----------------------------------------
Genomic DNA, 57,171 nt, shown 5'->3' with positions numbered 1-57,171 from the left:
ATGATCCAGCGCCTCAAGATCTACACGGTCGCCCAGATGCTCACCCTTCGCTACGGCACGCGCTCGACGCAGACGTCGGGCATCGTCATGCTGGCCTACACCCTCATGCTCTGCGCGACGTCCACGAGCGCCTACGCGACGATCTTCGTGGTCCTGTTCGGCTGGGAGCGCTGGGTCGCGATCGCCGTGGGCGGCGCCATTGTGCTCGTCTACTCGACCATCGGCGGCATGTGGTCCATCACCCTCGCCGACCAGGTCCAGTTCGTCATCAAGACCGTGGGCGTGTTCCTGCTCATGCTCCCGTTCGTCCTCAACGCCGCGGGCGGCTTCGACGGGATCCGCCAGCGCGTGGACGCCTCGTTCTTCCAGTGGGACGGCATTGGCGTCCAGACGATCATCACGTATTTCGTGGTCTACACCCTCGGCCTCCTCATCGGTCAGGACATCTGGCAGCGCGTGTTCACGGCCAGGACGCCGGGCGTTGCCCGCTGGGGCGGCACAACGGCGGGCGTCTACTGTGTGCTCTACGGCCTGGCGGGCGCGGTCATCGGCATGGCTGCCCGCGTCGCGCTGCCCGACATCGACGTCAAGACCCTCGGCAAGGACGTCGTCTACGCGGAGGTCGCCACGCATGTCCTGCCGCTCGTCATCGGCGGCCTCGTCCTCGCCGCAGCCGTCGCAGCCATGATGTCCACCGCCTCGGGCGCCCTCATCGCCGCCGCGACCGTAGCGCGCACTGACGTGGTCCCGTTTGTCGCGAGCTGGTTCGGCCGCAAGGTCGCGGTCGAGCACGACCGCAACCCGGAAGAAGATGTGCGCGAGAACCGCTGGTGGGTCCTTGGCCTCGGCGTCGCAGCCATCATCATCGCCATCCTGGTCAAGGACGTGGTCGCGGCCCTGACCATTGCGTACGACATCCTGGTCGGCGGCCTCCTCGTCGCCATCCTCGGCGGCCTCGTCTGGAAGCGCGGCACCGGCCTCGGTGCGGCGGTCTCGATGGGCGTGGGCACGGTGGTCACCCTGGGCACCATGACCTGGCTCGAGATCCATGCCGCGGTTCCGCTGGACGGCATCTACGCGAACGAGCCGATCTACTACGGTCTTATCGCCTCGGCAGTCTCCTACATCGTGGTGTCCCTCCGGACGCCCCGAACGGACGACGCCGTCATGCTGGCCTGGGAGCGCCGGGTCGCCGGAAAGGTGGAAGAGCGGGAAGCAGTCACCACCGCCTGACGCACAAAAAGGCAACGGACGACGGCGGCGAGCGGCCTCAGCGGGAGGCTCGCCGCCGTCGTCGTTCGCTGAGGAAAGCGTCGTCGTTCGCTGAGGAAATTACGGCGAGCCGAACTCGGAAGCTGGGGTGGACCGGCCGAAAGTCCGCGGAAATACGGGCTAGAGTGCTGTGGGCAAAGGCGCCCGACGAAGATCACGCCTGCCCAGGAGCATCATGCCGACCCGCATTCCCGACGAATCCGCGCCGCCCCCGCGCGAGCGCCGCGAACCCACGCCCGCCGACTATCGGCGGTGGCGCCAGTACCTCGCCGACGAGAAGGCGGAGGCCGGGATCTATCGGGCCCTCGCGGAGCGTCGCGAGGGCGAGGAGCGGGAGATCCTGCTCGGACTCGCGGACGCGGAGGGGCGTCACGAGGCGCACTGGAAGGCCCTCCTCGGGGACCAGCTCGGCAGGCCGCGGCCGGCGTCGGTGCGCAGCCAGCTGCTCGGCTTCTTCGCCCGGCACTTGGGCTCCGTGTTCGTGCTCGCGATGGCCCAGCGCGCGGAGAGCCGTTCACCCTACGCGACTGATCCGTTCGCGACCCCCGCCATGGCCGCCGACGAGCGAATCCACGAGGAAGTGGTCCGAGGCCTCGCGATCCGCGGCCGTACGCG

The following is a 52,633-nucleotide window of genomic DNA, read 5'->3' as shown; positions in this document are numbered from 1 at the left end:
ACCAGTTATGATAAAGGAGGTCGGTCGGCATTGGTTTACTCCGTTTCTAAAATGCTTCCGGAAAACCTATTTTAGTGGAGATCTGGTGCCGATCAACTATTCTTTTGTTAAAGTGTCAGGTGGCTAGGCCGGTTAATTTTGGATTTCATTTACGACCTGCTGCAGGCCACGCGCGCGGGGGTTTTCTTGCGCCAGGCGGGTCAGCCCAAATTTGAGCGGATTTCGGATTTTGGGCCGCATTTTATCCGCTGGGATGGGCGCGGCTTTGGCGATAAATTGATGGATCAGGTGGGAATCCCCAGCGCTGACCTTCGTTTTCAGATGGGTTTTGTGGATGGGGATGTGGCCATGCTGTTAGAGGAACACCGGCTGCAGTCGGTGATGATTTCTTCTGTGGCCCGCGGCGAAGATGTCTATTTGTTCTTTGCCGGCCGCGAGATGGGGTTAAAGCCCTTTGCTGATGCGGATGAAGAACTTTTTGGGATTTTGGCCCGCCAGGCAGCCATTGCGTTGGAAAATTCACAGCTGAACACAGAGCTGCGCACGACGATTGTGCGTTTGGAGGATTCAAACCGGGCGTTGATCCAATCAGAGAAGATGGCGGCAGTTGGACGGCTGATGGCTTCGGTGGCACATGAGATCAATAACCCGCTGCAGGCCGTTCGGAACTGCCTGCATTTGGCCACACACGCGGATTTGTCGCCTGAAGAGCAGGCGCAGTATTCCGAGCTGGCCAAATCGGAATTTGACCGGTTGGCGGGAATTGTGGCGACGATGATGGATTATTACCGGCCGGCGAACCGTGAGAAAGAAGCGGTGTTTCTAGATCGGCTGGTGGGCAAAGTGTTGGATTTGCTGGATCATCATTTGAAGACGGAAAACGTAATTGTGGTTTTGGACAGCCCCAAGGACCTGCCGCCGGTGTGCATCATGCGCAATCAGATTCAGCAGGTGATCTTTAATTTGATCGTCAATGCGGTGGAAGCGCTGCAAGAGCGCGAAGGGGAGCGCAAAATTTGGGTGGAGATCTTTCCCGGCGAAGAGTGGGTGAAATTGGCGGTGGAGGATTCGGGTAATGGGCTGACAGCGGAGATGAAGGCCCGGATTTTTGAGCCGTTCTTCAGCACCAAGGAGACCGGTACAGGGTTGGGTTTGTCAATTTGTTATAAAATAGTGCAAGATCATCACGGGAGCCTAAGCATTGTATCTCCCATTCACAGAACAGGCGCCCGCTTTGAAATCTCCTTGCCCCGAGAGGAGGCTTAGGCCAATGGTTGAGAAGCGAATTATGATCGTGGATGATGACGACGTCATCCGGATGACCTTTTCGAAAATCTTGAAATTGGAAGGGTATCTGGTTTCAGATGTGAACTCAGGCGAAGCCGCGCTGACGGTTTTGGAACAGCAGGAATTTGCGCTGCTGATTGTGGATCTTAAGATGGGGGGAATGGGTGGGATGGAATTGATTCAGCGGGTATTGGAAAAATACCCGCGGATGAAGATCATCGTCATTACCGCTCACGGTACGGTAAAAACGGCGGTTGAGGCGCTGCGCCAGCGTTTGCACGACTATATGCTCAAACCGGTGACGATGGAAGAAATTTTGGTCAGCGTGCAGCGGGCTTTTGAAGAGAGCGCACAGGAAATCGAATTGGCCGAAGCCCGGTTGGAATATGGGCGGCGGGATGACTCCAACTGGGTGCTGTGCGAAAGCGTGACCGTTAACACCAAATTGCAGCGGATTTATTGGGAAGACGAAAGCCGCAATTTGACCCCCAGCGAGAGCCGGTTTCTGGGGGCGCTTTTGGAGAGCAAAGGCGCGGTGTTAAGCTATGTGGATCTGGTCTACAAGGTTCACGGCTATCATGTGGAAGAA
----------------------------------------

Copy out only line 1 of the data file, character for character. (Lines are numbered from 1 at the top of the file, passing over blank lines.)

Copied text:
Genomic DNA, 57,171 nt, shown 5'->3' with positions numbered 1-57,171 from the left: